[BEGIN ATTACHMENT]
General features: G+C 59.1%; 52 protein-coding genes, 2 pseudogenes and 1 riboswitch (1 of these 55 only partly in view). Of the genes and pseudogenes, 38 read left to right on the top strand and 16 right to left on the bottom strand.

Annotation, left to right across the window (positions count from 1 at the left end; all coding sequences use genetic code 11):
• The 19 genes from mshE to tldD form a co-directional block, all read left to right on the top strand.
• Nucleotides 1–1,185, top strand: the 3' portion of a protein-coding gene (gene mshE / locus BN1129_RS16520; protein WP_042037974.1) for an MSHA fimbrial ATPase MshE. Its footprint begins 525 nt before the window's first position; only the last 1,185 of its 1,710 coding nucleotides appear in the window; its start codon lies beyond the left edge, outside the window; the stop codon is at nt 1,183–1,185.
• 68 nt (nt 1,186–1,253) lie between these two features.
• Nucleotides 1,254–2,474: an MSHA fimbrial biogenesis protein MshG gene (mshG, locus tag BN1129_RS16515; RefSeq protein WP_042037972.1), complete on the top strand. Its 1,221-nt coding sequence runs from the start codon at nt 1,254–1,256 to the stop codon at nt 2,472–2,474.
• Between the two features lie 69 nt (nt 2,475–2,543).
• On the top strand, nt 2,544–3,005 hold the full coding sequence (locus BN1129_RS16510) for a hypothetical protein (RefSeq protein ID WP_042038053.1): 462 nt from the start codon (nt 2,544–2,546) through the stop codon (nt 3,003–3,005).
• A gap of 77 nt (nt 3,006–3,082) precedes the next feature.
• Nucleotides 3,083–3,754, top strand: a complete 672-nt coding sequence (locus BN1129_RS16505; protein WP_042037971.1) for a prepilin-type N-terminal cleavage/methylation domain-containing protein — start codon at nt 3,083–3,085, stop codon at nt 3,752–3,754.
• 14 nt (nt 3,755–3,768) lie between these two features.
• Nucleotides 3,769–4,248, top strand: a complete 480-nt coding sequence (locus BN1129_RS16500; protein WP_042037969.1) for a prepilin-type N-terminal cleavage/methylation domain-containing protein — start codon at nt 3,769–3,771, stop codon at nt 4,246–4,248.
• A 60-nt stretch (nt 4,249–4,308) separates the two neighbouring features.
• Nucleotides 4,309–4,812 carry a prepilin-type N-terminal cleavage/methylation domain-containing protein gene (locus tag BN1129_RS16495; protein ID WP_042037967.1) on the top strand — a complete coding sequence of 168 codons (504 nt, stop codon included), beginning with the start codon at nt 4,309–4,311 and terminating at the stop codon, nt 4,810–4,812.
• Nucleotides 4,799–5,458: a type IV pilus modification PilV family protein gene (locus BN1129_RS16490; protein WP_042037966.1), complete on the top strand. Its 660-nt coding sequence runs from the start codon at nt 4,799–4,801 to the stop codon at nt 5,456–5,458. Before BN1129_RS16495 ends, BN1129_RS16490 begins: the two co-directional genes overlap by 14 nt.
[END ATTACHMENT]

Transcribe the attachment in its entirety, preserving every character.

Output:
General features: G+C 59.1%; 52 protein-coding genes, 2 pseudogenes and 1 riboswitch (1 of these 55 only partly in view). Of the genes and pseudogenes, 38 read left to right on the top strand and 16 right to left on the bottom strand.

Annotation, left to right across the window (positions count from 1 at the left end; all coding sequences use genetic code 11):
• The 19 genes from mshE to tldD form a co-directional block, all read left to right on the top strand.
• Nucleotides 1–1,185, top strand: the 3' portion of a protein-coding gene (gene mshE / locus BN1129_RS16520; protein WP_042037974.1) for an MSHA fimbrial ATPase MshE. Its footprint begins 525 nt before the window's first position; only the last 1,185 of its 1,710 coding nucleotides appear in the window; its start codon lies beyond the left edge, outside the window; the stop codon is at nt 1,183–1,185.
• 68 nt (nt 1,186–1,253) lie between these two features.
• Nucleotides 1,254–2,474: an MSHA fimbrial biogenesis protein MshG gene (mshG, locus tag BN1129_RS16515; RefSeq protein WP_042037972.1), complete on the top strand. Its 1,221-nt coding sequence runs from the start codon at nt 1,254–1,256 to the stop codon at nt 2,472–2,474.
• Between the two features lie 69 nt (nt 2,475–2,543).
• On the top strand, nt 2,544–3,005 hold the full coding sequence (locus BN1129_RS16510) for a hypothetical protein (RefSeq protein ID WP_042038053.1): 462 nt from the start codon (nt 2,544–2,546) through the stop codon (nt 3,003–3,005).
• A gap of 77 nt (nt 3,006–3,082) precedes the next feature.
• Nucleotides 3,083–3,754, top strand: a complete 672-nt coding sequence (locus BN1129_RS16505; protein WP_042037971.1) for a prepilin-type N-terminal cleavage/methylation domain-containing protein — start codon at nt 3,083–3,085, stop codon at nt 3,752–3,754.
• 14 nt (nt 3,755–3,768) lie between these two features.
• Nucleotides 3,769–4,248, top strand: a complete 480-nt coding sequence (locus BN1129_RS16500; protein WP_042037969.1) for a prepilin-type N-terminal cleavage/methylation domain-containing protein — start codon at nt 3,769–3,771, stop codon at nt 4,246–4,248.
• A 60-nt stretch (nt 4,249–4,308) separates the two neighbouring features.
• Nucleotides 4,309–4,812 carry a prepilin-type N-terminal cleavage/methylation domain-containing protein gene (locus tag BN1129_RS16495; protein ID WP_042037967.1) on the top strand — a complete coding sequence of 168 codons (504 nt, stop codon included), beginning with the start codon at nt 4,309–4,311 and terminating at the stop codon, nt 4,810–4,812.
• Nucleotides 4,799–5,458: a type IV pilus modification PilV family protein gene (locus BN1129_RS16490; protein WP_042037966.1), complete on the top strand. Its 660-nt coding sequence runs from the start codon at nt 4,799–4,801 to the stop codon at nt 5,456–5,458. Before BN1129_RS16495 ends, BN1129_RS16490 begins: the two co-directional genes overlap by 14 nt.